Existing-home sales are down 2 percent, and existing-home prices (median and average) are down as well, the National Association of Realtors announced Tuesday.

Sales of existing homes, seasonally adjusted to an annual rate, are down to 4.93 million units, off 19.3 percent from last March. Slack sales are not a regional problem either, down year-over-year 22.3 percent in the West, 20.0 percent in the South, in the Northeast (18.8 percent), and in the Midwest (15.9 percent).

But in not seasonally adjusted terms, when the data is just this month's sales, then sales are up 19.9 percent to 374,000 units over February and are up month-over-month in every region of the country.

But that is merely a factor of warmer weather, says Moody's Economy.com chief economist Mark Zandi.

"That's seasonal," Zandi says. "We're into the spring selling season in parts of the country in March."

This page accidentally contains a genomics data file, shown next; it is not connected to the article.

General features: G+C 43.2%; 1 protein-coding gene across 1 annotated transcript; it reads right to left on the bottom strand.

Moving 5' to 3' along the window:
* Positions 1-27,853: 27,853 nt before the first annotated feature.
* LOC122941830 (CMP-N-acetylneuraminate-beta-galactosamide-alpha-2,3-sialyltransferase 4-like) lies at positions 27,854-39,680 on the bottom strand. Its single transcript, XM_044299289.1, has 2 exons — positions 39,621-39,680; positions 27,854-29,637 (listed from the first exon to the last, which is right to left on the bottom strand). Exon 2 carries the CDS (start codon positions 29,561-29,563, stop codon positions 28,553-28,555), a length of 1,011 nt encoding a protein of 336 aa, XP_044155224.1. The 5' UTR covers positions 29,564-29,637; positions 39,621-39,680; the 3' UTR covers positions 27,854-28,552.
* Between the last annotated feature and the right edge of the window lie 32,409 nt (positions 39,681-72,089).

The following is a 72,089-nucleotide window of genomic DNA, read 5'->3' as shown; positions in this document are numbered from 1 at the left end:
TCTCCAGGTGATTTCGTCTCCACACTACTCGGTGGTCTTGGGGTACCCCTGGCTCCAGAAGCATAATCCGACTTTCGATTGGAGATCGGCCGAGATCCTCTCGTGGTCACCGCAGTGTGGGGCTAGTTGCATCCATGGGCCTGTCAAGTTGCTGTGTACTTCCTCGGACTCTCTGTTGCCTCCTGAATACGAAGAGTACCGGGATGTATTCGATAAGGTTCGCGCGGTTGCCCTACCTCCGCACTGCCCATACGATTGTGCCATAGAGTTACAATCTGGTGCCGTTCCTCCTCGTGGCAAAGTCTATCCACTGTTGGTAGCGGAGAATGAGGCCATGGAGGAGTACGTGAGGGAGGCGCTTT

One positive to take from March's data is that the increase in existing homes for-sale that generally happens from February to March was not very large, says Zandi. It is a sign people are wary of the market, but also means less competition for for-sale properties, Zandi says. Months' supply of existing homes is still high, at 9.9 months, but increased only from 9.6 months supply in February. A high of 10.5 months supply was recorded this past October.

Nationally, median existing-home sale prices were down 7.7 percent year-over-year, while average existing-home prices were down 6.6 percent. Though median home prices were up 4.6 percent in the Northeast, median prices were off as much as 14.7 percent in the West. Zandi sees another 12 months of price declines, with sellers slashing prices and foreclosures keeping prices low.

"More price cutting, and non-price discounts, going through this time next year," he says.

Zandi believes the market is near bottom for home sales, including new-home sales.

"If the economy had held firm, we'd have already seen a bottom in sales," he says. "We're approaching the bottom in sales. Builders are slashing prices and working hard to move inventory, so I think we're near the bottom in terms of sales. But it's a very low number."

But the bottom could still prove elusive. "The big wait," Zandi says, and employment will be the key. The unemployment rate rose to 5.1 percent from 4.8 percent in March, and over the last three months payroll employment has declined by 232,000 jobs, according to the U.S. Census.